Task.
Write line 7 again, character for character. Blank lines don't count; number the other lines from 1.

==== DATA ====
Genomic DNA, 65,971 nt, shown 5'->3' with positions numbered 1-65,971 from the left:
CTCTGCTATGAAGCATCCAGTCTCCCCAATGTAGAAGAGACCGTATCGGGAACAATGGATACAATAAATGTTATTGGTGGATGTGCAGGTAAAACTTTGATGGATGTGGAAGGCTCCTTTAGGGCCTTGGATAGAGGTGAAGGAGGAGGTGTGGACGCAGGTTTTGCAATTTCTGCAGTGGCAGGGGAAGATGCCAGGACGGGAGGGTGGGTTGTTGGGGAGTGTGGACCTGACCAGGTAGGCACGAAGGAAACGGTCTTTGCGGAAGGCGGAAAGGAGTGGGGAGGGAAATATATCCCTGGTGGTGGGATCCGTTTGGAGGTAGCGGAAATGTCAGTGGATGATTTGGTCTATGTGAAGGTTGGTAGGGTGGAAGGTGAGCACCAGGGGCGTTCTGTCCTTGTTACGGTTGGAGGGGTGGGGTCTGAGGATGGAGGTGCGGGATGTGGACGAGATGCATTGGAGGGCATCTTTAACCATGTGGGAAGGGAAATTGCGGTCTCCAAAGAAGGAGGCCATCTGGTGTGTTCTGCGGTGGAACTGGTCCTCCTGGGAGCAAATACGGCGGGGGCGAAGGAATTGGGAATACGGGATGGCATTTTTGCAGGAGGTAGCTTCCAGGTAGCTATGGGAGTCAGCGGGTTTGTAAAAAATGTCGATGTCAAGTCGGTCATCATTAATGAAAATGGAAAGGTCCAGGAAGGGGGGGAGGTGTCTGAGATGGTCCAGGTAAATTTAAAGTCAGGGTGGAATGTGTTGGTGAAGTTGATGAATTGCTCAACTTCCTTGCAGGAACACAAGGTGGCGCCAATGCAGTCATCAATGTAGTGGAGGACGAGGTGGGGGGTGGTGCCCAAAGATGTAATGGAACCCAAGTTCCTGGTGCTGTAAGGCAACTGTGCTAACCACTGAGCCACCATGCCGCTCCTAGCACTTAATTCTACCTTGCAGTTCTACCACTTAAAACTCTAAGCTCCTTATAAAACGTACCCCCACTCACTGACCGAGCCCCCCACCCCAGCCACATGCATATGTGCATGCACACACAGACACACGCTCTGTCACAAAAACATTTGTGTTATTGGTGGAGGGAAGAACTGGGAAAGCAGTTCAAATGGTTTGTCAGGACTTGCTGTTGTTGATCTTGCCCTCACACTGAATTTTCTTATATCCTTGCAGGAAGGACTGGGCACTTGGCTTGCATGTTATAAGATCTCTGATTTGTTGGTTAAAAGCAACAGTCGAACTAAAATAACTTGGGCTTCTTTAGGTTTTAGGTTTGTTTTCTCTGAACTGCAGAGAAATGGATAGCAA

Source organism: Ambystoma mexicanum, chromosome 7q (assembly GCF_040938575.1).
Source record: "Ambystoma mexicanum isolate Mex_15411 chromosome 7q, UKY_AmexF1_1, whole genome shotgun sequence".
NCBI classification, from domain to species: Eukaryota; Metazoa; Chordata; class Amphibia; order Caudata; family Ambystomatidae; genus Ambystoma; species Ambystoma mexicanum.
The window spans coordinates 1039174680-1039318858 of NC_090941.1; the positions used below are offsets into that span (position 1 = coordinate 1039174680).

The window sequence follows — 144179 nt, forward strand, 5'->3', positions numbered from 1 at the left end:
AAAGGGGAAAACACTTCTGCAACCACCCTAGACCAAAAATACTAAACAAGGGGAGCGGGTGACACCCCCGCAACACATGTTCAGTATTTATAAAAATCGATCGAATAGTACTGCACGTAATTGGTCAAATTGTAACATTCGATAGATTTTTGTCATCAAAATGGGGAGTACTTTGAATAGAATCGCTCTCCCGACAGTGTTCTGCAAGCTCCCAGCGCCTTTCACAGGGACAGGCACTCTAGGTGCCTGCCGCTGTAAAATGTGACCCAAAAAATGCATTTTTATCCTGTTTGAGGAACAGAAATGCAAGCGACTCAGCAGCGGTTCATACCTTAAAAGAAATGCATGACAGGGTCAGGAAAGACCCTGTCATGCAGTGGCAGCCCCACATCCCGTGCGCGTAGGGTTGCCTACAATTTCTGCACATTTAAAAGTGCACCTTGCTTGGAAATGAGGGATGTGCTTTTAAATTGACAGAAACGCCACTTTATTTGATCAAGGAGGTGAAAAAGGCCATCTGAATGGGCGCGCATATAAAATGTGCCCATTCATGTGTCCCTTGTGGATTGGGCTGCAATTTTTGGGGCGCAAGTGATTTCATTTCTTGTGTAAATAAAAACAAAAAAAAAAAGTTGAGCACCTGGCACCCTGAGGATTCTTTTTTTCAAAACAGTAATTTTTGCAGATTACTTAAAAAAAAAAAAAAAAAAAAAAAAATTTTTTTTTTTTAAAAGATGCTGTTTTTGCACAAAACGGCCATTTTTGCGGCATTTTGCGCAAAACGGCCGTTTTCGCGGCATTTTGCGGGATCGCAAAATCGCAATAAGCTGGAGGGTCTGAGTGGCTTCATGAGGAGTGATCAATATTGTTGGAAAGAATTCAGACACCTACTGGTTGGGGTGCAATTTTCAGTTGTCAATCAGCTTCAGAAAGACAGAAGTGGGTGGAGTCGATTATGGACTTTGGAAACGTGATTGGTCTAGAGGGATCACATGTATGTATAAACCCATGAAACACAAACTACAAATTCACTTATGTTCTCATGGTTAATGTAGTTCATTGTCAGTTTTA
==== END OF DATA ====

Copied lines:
The window sequence follows — 144179 nt, forward strand, 5'->3', positions numbered from 1 at the left end: